In response to multiple challenges, the courts have given broad deference to the ability of the President to designate national monuments. (19) Congress provided the President with considerable discretion in the statutory language of the Act. (20) The President, in turn, has arguably pushed the limits of that discretion, but the courts have continued to support the President's exercise of authority in determining the reservation necessary to protect significant resources. (21) However, as demonstrated by Western Watersheds Project Antiquities Act cases can raise other separation of powers issues. In responding to WWP's challenge to its management of the Sonoran Desert National Monument, BLM argued that its actions, while not in compliance with the monument proclamation's directives, constituted presidential action that was not subject to judicial review. (22) Accordingly, BLM argued that it was up to the executive branch and not the judiciary to enforce the proclamation. This article argues that BLM's ability to exercise its expertise and discretion is guided by the President's direction, and that an agency's lack of compliance with the President's direction cannot constitute presidential action that is exempt from judicial review.

    The proclamation designating a national monument constitutes the written directive of the President--changing the manner in which the subject property is to be treated. It presents the will of the executive, unilaterally and without need for congressional approval, directing certain actions and policies; it is thus comparable to an executive order. (23) Executive orders, and by extension, presidential proclamations, have been considered "an important weapon in the arsenal of presidential policymaking." (24) Generally, the directives in each proclamation instruct the land managing agency to implement certain nondiscretionary use restrictions and in most cases, exercise its expertise to develop a management strategy for the monument. (25) The directives both direct and limit the exercise of agency discretion to achieve the protective purpose of the proclamation. (26) Preservationists submitted amicus briefs that argued that to find the President lacked such authority in the development of monument proclamations could undermine the protective purpose of the Antiquities Act. (27)

    With few exceptions, each President since the passage of the Antiquities Act has exercised his authority to designate national monuments. (28) At the time of designation, the President in office arguably has the best ability, as seen through the intent the Act's drafters and the courts' deference to the exercise of presidential discretion in the designation of the monument, to determine the management directives necessary to ensure that the protective purpose of each proclamation is achieved. After significant deliberation, Congress gave the executive office the authority, and arguably the responsibility, to identify those sites and objects that might be threatened with destruction or misuse, to respond quickly to threats and withdraw the necessary property from the public domain, and to establish the level of protection that is required to achieve the intent of the Act. (29) The exercise of the President's discretion at that moment in time should be preserved and enforced through judicial review. Careful planning and consideration through the traditional legislative process should determine whether significant change or revocation of that designation is needed in those cases where the resource is no longer threatened or the reservation is no longer in the nation's best interests. (30)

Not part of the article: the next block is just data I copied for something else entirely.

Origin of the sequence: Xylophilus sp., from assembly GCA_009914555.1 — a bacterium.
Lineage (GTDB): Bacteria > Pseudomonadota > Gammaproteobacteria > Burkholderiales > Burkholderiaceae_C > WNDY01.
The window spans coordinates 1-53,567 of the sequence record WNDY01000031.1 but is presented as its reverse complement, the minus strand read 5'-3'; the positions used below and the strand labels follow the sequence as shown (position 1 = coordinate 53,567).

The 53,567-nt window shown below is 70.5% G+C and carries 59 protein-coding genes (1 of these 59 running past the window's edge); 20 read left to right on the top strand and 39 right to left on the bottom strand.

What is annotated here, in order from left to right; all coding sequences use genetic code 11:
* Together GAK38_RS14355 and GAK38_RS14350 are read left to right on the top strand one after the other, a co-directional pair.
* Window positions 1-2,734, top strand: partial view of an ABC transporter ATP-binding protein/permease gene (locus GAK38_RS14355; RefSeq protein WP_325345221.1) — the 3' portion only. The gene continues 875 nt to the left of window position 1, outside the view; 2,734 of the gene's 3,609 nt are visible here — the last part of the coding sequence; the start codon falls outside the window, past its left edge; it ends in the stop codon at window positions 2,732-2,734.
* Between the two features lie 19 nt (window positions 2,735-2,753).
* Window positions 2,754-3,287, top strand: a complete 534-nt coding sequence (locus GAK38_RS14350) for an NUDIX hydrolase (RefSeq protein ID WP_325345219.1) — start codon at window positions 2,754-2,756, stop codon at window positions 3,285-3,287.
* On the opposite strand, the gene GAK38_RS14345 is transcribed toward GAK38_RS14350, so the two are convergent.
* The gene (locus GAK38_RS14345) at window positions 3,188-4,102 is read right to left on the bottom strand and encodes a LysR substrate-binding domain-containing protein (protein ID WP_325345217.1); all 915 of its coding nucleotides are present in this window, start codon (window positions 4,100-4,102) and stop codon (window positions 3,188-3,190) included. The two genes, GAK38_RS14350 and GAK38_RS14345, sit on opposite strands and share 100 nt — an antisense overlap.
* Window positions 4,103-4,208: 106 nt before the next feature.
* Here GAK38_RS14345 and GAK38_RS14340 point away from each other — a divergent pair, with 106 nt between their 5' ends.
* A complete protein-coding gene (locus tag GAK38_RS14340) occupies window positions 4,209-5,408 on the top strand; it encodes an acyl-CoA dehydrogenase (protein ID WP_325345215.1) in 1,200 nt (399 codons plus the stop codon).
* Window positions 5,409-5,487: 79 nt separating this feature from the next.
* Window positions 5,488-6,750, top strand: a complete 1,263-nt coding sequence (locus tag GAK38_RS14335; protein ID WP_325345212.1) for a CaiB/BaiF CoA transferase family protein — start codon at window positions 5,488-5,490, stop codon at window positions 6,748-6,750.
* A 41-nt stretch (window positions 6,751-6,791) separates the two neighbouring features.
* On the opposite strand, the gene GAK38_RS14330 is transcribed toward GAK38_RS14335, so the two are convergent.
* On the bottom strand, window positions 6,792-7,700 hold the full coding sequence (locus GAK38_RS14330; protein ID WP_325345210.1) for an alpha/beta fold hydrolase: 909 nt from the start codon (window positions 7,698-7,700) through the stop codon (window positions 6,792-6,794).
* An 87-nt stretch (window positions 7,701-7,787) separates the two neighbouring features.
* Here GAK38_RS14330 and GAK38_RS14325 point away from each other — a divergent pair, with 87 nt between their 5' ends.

Judicial enforcement of a monument proclamation's directives ensures that protection is maintained through subsequent administrations and political changes. In light of differing agency missions, responsibilities, and of course political will, how a proclamation's directives are enforced could significantly influence the level and consistency of the protection intended by each proclamation and tangentially, that intended by the Antiquities Act. While the Arizona district court looked to BLM's statutory authority to find the "specific statutory foundation" to allow for judicial review under the APA, (31) this article suggests the existence of the specific statutory foundation in the Antiquities Act itself. (32) In considering the enforceability of a proclamation, the court should look directly to the Antiquities Act, which provides substantive limits for the President's exercise of discretion in reserving a monument, and the management directives themselves as the law to apply in assessing the nondiscretionary aspects of the agency's actions. Additional procedural safeguards, such as whether the presidential proclamation intended to preclude judicial review and the issue of standing, can also guide the court's review of agency action under the APA to ensure the separation of powers is maintained and to stop any potential for unnecessary litigation to constrain the managing agency's ability to manage the federal property under its care.

    Part II of this article describes the Sonoran Desert National Monument and WWP's challenge to BLM's management. To provide context for the questions that arise in this case, Part II develops a focused review of the Antiquities Act and its legislative history, and explains the President's ability to...